Finally, the function will test for the existence of these tags and do one of three actions:

  • if tags exist and match, exit success
  • if tags exist and miss-match, exit failure
  • if tags do not exist, create tags and exit success

Once an instance has requested for the creation of it’s tags, all subsequent requests should succeed with no action.

The Lambda function will have access to only resources within the Tarmak VPC. This provides the Lambda function with assurances that not only the request comes from an Amazon instance with permissions to access it, but also that the instance must reside in the Tarmak VPC as the Lambda function only has permissions to add tags to instances in it.

All SSH connections will rely on the contents of the ssh_known_hosts file however, in the case the host is not present in the file, will attempt to use the AWS instance’s public key tag to populate it’s entry.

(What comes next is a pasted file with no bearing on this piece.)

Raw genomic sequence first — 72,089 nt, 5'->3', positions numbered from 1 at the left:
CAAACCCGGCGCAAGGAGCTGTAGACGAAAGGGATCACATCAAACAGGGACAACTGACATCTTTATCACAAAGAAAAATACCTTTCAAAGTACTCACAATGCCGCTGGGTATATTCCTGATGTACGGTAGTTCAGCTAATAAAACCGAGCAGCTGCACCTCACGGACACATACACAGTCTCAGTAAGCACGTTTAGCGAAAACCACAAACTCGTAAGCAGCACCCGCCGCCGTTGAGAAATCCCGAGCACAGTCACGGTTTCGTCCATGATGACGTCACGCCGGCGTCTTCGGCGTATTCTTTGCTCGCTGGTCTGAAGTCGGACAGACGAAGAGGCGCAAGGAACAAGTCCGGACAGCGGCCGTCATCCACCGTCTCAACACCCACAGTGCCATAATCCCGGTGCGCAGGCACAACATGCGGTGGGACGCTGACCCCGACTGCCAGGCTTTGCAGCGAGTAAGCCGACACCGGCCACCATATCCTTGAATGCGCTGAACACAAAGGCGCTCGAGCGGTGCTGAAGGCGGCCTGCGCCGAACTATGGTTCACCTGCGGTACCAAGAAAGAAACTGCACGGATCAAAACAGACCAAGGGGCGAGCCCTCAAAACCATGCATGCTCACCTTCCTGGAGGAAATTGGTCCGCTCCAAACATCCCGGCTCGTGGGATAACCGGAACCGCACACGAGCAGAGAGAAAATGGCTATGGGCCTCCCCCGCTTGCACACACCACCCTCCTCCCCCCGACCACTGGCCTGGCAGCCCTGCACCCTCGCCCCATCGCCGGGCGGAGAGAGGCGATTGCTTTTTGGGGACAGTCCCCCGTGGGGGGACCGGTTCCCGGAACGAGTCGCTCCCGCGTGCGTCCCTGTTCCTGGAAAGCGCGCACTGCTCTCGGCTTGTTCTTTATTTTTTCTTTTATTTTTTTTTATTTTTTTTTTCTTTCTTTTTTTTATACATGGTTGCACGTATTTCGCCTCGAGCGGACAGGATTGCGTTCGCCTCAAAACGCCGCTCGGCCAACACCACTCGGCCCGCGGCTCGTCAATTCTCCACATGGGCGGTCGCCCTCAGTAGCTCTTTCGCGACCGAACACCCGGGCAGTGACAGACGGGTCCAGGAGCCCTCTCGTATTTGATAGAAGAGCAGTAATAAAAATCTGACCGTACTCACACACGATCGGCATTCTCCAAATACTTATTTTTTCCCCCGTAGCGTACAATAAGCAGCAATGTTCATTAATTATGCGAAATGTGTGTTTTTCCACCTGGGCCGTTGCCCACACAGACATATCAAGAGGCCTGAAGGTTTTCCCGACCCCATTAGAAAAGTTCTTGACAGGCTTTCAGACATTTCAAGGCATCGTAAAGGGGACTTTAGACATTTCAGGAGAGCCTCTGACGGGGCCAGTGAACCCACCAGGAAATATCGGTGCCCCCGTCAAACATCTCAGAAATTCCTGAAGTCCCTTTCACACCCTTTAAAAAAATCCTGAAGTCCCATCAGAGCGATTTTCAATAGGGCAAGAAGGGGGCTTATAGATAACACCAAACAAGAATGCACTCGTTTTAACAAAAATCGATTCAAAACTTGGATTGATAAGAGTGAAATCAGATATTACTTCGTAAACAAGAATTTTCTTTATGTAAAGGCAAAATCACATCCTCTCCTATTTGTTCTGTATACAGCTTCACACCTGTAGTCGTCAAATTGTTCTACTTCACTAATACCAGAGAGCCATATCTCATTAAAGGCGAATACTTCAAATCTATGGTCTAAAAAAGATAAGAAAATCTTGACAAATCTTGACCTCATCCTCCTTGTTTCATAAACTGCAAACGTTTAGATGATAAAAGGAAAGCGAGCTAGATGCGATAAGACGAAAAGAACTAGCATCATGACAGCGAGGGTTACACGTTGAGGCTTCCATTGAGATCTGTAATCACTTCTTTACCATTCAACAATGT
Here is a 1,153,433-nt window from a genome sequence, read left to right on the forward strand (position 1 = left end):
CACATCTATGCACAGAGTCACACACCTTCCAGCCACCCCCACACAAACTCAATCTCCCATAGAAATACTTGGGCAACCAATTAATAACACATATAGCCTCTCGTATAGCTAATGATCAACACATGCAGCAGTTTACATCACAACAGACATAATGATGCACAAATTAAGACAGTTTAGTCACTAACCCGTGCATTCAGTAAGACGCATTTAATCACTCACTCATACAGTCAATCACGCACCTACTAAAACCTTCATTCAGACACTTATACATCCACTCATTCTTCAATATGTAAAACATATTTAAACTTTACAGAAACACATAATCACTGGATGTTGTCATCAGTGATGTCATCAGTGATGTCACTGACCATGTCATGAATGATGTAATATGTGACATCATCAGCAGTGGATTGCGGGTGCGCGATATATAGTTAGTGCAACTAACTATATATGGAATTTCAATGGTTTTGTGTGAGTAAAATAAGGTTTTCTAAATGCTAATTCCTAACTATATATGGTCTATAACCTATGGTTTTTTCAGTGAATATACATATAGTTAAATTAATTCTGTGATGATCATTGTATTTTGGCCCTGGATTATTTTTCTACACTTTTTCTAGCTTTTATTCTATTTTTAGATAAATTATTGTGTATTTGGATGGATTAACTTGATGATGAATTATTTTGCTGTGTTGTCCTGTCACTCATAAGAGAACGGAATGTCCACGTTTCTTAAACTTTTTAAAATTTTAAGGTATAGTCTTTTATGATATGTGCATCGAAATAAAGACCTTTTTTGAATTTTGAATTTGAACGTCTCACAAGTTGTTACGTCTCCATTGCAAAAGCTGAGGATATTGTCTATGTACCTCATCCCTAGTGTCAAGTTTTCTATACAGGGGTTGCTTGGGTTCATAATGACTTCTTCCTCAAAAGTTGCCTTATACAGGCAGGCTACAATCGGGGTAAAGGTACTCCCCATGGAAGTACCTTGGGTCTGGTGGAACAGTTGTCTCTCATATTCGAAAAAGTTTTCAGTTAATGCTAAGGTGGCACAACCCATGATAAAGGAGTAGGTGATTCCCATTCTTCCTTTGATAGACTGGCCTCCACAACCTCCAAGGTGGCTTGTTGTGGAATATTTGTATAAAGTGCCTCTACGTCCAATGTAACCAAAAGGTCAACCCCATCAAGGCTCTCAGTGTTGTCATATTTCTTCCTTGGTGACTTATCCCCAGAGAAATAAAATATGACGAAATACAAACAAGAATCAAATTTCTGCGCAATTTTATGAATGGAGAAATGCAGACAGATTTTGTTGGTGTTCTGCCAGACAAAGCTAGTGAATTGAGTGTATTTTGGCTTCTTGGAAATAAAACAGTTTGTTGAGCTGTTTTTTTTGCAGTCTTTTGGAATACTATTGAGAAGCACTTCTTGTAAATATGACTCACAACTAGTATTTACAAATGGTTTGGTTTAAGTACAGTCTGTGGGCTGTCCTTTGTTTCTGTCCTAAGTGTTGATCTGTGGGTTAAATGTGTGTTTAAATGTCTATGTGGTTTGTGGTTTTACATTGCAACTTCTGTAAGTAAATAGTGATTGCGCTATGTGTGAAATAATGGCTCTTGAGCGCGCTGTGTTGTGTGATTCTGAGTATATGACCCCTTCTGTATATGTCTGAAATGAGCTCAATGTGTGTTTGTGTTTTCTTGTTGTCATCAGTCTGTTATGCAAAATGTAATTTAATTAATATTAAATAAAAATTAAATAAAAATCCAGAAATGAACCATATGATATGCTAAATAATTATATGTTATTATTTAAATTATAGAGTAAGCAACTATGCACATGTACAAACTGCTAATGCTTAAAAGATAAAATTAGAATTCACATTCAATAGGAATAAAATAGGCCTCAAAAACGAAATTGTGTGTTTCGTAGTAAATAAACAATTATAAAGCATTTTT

Notable items

Public DSA keys will not be tagged.

Care must be taken to ensure that Terraform does not override tags set by the Lambda function.

A start has been made on the code for the Lambda function:

package main

import (


const (
      AWSCert = "global aws public cert"
      tagSize = 256

type EC2InstanceIdentityDocument struct {
      DevpayProductCodes []string  `json:"devpayProductCodes"`
      AvailabilityZone   string    `json:"availabilityZone"`
      PrivateIP          string    `json:"privateIp"`
      Version            string    `json:"version"`
      Region             string    `json:"region"`
      InstanceID         string    `json:"instanceId"`
      BillingProducts    []string  `json:"billingProducts"`